The Body Politick: an interview with curator Angela Clarke

As Vancouver’s Italian heritage month comes to a close, Angela Clarke, curator and director at the Italian Cultural Centre, reflects on architect Bruno Freschi’s contribution to the Vancouver architectural scene.

In 1986, the World Exposition was hosted by what would become one of the most important cities in the Pacific West; Expo 86 brought Vancouver into global prominence.

To host a global fair, however, an architectural makeover was needed and the chief architect in charge was Bruno Freschi.

Italian-inspired architecture

He had studied all of these world fairs throughout history, like the ones held in Paris and Chicago,” Clarke says, “and what he noted is that directly after, these cities ended up becoming cultural hubs for the world. He had this vision ahead of him.”

June 2019 is Italian Heritage Month in Vancouver, and Freschi’s Italian origin in a city as diverse as Vancouver is a source of pride to this community. A year ago, this month, he was given the Italian-Canadian award of the year, coincidentally around the time of the anniversary of the exhibition.

“Expo 86 was the catalyst for a lot of Italian-Canadian events; for example, the start of the Italian Canadian writer’s association, along with a lot of other things in the Italian community,” says Clarke.

According to Clarke, Freschi’s work, too, possesses very Italian sensibilities along with wider themes. He believed Vancouver and Venice shared similarities.

“He felt that they were both port cities at junctures between the east and west,” she says. “Also, the immigrant community here – at least the first two waves of immigrants – came from the areas around Venice, and Bruno Freschi’s family is from that same community. When he received the Italian-Canadian award, he spoke about the values, familial belonging and love of culture that played such a key role in his identity.”

In Freschi’s art, like last year’s No Sun in Venice, spherical themes are prominent. | Photo courtesy of Italian Cultural Centre

Clarke says Freschi is also an artist within the school of expressionism, bringing forth themes of politics and urbanization.

“As I was working on Bruno Freschi’s exhibit and his concept design for Expo – this kind of spherical, circular thing – I was reminded of the Romanian author Mircea Eliade’s writings on rituals of initiation and how these are symbolized by spherical patterns,” she says. “I found so many parallels between these writings and Freschi’s concept designs. It appeared almost like Expo was this initiation that brought Vancouver into adulthood.”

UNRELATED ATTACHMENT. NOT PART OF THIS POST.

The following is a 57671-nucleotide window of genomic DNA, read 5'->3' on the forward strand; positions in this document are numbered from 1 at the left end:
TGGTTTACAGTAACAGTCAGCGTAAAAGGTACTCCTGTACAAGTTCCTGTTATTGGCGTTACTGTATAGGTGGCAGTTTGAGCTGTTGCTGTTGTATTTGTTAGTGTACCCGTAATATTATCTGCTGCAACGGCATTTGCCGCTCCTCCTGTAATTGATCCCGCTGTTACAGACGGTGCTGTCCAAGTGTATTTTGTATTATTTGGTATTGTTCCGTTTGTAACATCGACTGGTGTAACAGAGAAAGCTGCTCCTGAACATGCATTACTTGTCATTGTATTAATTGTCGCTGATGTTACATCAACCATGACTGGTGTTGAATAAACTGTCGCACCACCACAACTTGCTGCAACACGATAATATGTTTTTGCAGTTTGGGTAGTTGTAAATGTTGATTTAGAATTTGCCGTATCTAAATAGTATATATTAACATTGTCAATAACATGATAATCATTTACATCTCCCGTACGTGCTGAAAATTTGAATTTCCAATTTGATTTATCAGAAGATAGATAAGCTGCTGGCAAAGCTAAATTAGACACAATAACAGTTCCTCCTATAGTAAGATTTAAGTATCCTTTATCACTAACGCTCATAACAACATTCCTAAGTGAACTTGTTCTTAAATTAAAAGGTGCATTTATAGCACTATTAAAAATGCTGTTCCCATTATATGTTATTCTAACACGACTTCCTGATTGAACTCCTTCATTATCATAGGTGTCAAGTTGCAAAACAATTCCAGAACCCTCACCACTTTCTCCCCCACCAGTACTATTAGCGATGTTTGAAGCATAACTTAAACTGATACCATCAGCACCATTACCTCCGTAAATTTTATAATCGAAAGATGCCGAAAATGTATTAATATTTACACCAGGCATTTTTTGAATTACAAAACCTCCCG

The Body Politick

I wanted to look at the similarities between his grasp of art and architecture in last year’s exhibition The Body Politick,” says Clarke. “His art series have these human nude figures that struggle to find their identity. It’s a mix of bodily identity and political identity, hence the exhibition title. It also looks at Carl Jung’s notion of the persona: the mask that you wear in your community. So, it examines the stages of shaping identity: you have the body, and then the face that you present the world, and finally the flag or the collective national identity. His concept drawings for the Expo were based on these figures that are struggling collectively, figures who have abandoned the persona and national identity and instead focus collectively on holding the world.”

When looking back at the momentous change Expo 86 brought to Vancouver, Clarke agrees that the zeitgeist has changed significantly.

“In some way I would say that the Expo has enhanced this notion of Vancouver being an expensive city, which was not really the intention in the first place. The theme at the time captured the need to have a SkyTrain, a transit that would link up the whole city,” Clarke explains. “There’s definitely this class element where a lot of the more affluent areas don’t want the SkyTrain through their land in the belief that it would reduce its value. Expo 86, on the other hand, was conceptualized as a celebration of democracy, where it attracts all people everywhere from all classes.”

In Clarke’s opinion, Vancouver is known for its diversity but possesses no inherent character of its own; Clarke says we could chalk this up to its architecture.

“I strongly feel that ‘building up’ is the very culture of the city nowadays,” says Clarke. “Land has become very expensive here, but funnily enough, that’s another way that Vancouver is like Venice!”

For more information, please visit: www.italianculturalcentre.ca

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